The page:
The Six-Hour, run by the Willoughby District Motorcycle Club, sat alongside the Bathurst Easter meeting as a must-do destination for riders from the period. Initially, there were three classes for production bikes: unlimited, 500cc and 250cc. It’s hard to imagine now but there was a Le Mans start where riders had to sprint across the track, start their bikes and attempt to start racing without crashing into the other competitors.

Just about every marque was represented in the race and we got to see real-world bikes being thrashed for six hours straight. Some made it and some didn’t. The Six-Hour sank any hope of the Yamaha TX750 ever selling in volume but also produced some genuine surprises.

Joe Eastmure, a regular at BBB, actually won the race outright on a tiny Suzuki 305cc until he was disqualified for having removed the horn and, perhaps, for having a little irregular porting done on the two-stroke engine. He shared an unlikely victory in 1977 alongside ken Blake on a BMW R100S beating the rampant Kawasaki 900 of Jim Budd and Neil Chivas.

Here are some of the Six-Hour riders whose names you may recognise: Len Atlee, Kenny Blake, Warren Willing, Greg Hansford, Murray Sale, Andrew Johnson, Wayne Gardner, Malcolm Campbell, Rob Phillis, Kevin Magee, Robert Holden and Aaron Slight. Yes, it was a who’s who of Australasian racing greats and many of them, along with the bikes they rode, will be at the BBB this year.

The best stories are the attempts to cheat. Ducatis were disqualified for blatant over-boring but MT’s favourite was BMW attempting to get a performance advantage for its seriously uncompetitive R80s in the early ‘80s. The engines of the race bikes were scrutineered before the race and then ‘sealed’ so that, if they won, they wouldn’t have to be inspected again. Gossip is that the BMW team allowed the camshaft to be measured by the scrutineers, put it in a bucket of dirty kero to clean it before reassembly and exchanged it while under liquid for a sports cam. It looked the same as it was installed in the engine.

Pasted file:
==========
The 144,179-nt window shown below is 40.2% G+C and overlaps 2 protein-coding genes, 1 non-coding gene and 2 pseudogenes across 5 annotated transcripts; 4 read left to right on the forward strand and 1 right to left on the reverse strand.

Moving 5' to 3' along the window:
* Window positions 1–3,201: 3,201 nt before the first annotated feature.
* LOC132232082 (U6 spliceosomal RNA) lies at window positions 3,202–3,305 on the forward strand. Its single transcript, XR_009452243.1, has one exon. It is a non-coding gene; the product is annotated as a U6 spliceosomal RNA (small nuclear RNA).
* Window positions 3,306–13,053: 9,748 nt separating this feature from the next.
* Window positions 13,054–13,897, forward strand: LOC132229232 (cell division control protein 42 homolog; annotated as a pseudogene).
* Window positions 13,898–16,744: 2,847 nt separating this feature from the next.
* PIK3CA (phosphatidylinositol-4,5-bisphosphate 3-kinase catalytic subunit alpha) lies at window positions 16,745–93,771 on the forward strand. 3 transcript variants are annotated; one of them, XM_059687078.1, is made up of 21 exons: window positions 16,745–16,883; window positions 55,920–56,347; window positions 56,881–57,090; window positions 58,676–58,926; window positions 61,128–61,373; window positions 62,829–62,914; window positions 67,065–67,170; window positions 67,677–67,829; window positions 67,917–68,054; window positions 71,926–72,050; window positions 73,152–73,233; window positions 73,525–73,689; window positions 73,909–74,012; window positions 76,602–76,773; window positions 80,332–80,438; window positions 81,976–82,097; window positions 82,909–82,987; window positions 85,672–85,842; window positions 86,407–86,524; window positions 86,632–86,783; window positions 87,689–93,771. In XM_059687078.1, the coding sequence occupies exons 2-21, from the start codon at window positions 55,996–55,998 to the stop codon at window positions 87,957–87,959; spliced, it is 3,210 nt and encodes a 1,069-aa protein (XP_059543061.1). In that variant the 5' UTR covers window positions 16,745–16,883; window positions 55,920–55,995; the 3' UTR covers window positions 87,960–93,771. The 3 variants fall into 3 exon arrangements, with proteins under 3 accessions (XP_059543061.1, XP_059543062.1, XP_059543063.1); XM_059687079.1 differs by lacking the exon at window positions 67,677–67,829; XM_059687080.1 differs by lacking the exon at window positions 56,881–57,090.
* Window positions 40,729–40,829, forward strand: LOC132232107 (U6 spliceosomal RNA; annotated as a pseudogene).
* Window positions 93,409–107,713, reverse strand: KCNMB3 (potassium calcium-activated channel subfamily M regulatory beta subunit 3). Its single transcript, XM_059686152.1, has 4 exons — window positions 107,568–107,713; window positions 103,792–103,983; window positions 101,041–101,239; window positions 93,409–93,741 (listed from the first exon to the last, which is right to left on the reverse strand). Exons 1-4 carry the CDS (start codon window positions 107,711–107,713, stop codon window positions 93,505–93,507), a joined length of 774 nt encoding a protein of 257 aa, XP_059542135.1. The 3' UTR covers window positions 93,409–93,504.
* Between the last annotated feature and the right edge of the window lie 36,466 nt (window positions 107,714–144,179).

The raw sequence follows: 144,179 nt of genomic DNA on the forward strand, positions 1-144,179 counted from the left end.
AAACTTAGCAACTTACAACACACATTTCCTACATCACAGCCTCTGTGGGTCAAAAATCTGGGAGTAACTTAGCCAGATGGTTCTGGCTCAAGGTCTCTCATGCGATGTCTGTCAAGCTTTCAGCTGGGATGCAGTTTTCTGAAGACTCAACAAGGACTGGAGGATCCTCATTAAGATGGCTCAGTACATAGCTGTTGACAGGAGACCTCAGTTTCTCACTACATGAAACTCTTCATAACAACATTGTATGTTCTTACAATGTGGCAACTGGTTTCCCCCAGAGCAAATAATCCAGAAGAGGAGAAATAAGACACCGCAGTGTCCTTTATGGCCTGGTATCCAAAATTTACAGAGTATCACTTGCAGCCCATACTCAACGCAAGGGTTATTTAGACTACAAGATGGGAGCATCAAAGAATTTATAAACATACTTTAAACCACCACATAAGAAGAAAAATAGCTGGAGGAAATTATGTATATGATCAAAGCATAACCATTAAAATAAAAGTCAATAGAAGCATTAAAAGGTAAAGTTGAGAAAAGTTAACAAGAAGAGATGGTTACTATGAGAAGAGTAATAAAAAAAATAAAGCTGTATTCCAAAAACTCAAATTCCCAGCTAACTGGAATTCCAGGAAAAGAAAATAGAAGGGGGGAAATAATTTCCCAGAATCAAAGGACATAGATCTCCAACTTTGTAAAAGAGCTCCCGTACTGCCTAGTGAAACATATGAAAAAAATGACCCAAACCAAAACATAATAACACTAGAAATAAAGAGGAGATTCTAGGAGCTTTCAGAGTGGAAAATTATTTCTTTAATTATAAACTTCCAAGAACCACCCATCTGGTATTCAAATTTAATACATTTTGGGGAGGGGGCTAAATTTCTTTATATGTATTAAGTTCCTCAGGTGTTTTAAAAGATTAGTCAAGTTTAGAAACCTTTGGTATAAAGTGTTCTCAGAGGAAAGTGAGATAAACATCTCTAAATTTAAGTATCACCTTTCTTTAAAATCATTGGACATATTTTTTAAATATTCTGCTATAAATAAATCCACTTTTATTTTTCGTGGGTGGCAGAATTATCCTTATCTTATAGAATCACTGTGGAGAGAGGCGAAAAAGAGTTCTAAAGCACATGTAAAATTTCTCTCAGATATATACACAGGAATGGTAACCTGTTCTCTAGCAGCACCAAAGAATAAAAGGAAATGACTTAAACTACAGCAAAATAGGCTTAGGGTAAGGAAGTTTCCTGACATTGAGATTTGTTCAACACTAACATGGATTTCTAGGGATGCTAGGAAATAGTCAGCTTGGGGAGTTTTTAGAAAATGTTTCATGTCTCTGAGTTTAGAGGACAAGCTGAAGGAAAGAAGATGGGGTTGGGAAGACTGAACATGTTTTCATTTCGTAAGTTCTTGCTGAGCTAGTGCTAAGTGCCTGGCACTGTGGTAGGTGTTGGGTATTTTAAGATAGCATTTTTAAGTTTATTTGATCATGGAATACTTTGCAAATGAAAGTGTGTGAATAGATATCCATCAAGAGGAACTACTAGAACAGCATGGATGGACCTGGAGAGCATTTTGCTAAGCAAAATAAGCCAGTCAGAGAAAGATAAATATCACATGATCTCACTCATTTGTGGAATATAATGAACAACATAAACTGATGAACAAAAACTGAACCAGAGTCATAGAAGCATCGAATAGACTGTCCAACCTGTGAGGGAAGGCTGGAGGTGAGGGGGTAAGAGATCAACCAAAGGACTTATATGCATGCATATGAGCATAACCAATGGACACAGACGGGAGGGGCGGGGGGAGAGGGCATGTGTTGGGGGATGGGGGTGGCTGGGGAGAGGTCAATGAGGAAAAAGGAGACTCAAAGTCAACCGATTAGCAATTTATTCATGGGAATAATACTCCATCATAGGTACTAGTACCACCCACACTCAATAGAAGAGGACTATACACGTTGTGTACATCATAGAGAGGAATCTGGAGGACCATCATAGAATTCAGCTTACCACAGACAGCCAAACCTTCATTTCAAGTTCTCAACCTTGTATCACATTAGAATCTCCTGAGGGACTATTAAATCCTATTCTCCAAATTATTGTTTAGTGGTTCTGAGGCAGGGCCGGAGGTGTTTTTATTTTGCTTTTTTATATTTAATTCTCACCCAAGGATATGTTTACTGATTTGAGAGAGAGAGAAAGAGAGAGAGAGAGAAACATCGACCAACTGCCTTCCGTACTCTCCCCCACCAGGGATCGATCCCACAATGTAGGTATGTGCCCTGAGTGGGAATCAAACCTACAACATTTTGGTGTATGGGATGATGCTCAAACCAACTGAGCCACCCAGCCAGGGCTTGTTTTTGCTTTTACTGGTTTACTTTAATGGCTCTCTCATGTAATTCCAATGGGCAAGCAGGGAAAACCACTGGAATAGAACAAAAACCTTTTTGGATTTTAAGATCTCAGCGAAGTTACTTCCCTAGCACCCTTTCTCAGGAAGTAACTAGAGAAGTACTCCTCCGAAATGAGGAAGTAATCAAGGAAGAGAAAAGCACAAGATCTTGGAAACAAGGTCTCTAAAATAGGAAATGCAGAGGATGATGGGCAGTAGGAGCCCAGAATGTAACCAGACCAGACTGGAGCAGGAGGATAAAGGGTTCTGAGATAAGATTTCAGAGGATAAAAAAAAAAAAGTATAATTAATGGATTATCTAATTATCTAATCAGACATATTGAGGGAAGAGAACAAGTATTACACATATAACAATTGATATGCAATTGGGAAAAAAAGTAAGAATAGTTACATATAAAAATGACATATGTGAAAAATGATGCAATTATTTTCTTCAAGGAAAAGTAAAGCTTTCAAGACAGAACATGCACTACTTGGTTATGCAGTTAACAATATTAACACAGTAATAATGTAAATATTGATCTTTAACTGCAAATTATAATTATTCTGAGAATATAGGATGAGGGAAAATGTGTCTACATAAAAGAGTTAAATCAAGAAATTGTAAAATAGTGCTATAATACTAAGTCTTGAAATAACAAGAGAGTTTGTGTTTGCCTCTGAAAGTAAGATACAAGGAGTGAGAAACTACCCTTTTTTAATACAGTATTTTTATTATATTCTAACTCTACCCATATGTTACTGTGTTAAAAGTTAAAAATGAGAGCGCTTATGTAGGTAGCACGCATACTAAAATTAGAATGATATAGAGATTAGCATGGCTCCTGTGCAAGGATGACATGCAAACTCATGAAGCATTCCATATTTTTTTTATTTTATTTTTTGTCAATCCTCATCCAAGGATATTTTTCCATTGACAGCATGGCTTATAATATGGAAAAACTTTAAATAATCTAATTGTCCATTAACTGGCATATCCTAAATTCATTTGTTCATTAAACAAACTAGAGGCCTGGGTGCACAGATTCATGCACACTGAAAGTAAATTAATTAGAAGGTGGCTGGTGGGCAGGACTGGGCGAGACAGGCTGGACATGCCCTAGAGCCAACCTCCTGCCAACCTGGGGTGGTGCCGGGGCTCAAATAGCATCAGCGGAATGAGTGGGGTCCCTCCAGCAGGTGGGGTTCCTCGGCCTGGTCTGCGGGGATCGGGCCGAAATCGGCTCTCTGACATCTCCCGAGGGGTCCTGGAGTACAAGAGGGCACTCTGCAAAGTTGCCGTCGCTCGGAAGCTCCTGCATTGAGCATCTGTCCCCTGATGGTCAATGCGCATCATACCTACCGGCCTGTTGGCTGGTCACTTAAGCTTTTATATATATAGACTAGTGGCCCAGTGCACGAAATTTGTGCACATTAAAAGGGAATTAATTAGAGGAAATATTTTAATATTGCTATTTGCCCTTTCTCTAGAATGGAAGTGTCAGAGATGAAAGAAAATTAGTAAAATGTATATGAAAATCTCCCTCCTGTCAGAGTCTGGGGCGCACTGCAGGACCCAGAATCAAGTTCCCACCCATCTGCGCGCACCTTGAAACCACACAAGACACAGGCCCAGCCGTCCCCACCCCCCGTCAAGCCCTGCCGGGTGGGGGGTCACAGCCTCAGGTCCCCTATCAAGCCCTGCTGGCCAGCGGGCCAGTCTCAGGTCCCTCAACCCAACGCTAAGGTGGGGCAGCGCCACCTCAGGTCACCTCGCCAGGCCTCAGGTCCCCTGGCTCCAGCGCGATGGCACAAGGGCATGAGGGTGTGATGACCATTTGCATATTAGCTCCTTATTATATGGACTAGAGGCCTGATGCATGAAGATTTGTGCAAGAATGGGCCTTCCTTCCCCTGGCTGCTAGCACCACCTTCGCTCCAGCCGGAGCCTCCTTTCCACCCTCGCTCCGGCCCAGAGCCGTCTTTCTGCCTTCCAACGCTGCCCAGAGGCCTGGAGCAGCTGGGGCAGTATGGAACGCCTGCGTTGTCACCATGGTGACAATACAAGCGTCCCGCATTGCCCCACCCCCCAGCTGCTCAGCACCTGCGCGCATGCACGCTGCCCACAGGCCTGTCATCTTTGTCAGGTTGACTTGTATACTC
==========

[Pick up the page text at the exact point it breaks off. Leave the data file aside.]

If you want to get up close and personal, and hear the serious dirt, buy a $95 ticket for the Gala Dinner on Saturday night but numbers are limited to 140 so be quick. MT’s occasional tester, Alan Cathcart, will be the MC and will interview Six-Hour riders on stage during the proceedings.

WHAT TO DO

Entry forms are now available to download from the MA website (ma.org.au). You can either go simply as a camper and spectator for $30 per day or $50 for the weekend. If you want to ride (and you should if you have a suitable bike) it’s $100 plus $30 for a one-event licence from MA for the weekend. If you turn up on the day and want to have a gallop on any of the circuits, the fee jumps to $120. MT likes this event so much we’re the official media partner. We’ll be there in force and we’ll be riding as well as talking. It will be a bit of reunion for old editors so look out for Greg Leech, Guy Allen and Rob Blackbourn. I’ll be there as well and so will be deputy editor Chris Harris along with road test editor Cam Donald and others among our list of valued contributors. Spannerman will be wandering around, as usual – look for the beard and the glass of red and make sure you say hello. MT will have a trade stand where you can enter the competition for our next major give-away – you won’t believe it when you see it!

For further information and entry forms, go to ma.org.au